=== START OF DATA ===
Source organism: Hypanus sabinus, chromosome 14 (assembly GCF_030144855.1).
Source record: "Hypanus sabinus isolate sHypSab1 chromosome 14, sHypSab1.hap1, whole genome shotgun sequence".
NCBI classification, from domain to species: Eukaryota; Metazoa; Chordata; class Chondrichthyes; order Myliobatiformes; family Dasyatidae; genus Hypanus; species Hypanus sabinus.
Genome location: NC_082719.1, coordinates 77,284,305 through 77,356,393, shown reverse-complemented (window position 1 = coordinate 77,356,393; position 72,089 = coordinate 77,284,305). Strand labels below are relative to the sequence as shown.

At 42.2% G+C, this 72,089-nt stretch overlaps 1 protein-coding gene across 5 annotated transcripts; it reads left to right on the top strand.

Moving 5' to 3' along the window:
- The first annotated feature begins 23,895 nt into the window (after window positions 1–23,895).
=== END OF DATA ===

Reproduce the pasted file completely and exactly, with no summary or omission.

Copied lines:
Source organism: Hypanus sabinus, chromosome 14 (assembly GCF_030144855.1).
Source record: "Hypanus sabinus isolate sHypSab1 chromosome 14, sHypSab1.hap1, whole genome shotgun sequence".
NCBI classification, from domain to species: Eukaryota; Metazoa; Chordata; class Chondrichthyes; order Myliobatiformes; family Dasyatidae; genus Hypanus; species Hypanus sabinus.
Genome location: NC_082719.1, coordinates 77,284,305 through 77,356,393, shown reverse-complemented (window position 1 = coordinate 77,356,393; position 72,089 = coordinate 77,284,305). Strand labels below are relative to the sequence as shown.

At 42.2% G+C, this 72,089-nt stretch overlaps 1 protein-coding gene across 5 annotated transcripts; it reads left to right on the top strand.

Moving 5' to 3' along the window:
- The first annotated feature begins 23,895 nt into the window (after window positions 1–23,895).